GP practices keen to improve patient and staff health by linking with local parkrun events, survey by WMS shows
Building connections between GP practices and local parkrun events could help to improve the health and wellbeing of patients and staff, finds a new study by Warwick Medical School.
Survey by WMS researchers shows most women’s healthcare units have adopted national guidance on COVID-19 but there are concerns that without greater planning there could be problems that may adversely affect women’s health in the future.
Second survey of UK nurses and midwives highlights ongoing concerns about their health, training and strain on mental health during COVID-19
The second round of results from a three-survey study by a collaboration involving WMS highlights the ongoing concerns nurses and midwives in the UK have about Covid-19 and the risks it poses to their health.
WMS researchers have developed a way to create more crucial reagents for use in COVID-19 tests that could also provide enhancements to the use of, and production of, future tests.
Increased risk of heart disease, high blood pressure and type two diabetes later in life for child abuse survivors, new study finds
A study led by WMS and the University of Birmingham has found people who have experienced maltreatment during childhood are significantly more likely to develop conditions such as heart disease in adulthood.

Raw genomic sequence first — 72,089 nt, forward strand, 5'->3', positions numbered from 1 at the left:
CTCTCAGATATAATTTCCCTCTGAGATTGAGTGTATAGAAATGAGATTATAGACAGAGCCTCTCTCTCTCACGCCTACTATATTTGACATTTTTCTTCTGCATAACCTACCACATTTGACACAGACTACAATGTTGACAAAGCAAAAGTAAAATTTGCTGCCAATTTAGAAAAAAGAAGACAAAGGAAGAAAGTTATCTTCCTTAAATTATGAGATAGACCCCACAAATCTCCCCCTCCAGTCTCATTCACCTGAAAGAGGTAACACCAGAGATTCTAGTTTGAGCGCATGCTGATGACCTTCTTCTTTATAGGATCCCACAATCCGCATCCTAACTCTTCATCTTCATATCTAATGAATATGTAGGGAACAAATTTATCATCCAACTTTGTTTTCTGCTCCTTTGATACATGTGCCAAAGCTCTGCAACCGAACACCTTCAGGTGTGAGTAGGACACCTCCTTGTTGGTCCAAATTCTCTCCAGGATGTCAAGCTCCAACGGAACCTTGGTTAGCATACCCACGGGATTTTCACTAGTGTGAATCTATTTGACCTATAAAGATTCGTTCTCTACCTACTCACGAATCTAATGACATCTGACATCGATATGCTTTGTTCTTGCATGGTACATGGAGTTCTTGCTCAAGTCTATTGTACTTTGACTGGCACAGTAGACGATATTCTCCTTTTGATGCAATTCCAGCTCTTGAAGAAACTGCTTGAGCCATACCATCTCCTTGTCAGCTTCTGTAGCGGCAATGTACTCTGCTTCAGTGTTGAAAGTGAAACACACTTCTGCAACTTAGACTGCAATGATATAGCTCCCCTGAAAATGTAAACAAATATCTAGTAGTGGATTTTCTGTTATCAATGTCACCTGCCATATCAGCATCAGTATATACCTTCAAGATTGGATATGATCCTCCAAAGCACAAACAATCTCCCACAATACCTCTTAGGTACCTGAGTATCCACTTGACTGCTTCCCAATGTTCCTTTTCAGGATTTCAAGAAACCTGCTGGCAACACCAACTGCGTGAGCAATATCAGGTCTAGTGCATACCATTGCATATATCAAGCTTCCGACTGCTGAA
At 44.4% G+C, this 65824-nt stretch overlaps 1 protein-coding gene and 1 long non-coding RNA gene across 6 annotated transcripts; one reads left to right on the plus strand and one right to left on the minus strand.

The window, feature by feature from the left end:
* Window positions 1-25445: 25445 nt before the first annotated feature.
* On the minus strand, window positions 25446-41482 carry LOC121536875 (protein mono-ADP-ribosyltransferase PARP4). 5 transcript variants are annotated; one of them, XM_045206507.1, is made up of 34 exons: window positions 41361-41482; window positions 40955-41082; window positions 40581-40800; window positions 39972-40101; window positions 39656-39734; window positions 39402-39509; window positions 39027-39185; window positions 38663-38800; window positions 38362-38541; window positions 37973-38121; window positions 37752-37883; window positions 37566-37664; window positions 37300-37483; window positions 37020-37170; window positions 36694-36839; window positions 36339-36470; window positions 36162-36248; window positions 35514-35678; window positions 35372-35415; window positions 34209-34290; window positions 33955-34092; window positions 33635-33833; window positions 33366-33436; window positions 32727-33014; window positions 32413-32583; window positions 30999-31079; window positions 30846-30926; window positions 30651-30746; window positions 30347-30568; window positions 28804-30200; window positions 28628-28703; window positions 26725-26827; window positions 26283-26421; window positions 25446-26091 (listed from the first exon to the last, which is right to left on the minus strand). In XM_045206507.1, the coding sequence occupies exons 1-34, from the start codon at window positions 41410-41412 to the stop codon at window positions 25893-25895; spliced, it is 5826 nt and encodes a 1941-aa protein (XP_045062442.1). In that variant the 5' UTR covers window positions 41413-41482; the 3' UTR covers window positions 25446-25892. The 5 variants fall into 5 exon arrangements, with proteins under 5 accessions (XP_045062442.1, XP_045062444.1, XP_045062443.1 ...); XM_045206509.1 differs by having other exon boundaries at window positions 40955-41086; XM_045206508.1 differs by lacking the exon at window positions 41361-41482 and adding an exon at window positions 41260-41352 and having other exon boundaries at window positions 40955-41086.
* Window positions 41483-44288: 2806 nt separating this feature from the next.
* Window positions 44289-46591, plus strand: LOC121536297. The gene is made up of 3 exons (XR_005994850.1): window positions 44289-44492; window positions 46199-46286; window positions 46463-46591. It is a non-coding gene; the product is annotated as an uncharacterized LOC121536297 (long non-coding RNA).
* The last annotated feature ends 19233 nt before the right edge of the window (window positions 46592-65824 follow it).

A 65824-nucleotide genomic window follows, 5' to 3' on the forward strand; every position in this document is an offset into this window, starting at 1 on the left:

A new app designed to act as a bedside tool for junior doctors, GPs, nurses and other health professionals who are looking after patients with COVID-19 has been created by Clinical Lecturers from WMS.
Prof Franco Cappuccio from MHWB unit has letter published in the BMJ regarding CPR in Covid-19 patients
X-ray Diffraction to Probe the Kinetics of Ice Recrystallization Inhibition
The Gibson Group are developing mimetics of anitfreeze proteins for various biomedical applications. In this work, they explore the use of X-ray scattering as a tool to help discover new materials and understand existing antifreeze proteins. Traditional tests of antifreeze function use microscopy and end-point assays, or require extensive image analysis of a relatively small number of crystals. Here, low-temperature x-ray scattering was used (with superb assistance from the X-Ray RTP at Warwick) to enable real-time profiling of ice growth rates, probing 100’s of crystals simultaneously. This work will help develop new more active antifreeze protein mimetics for biomedical and biotechnological applications. https://doi.org/10.1039/C9AN02141H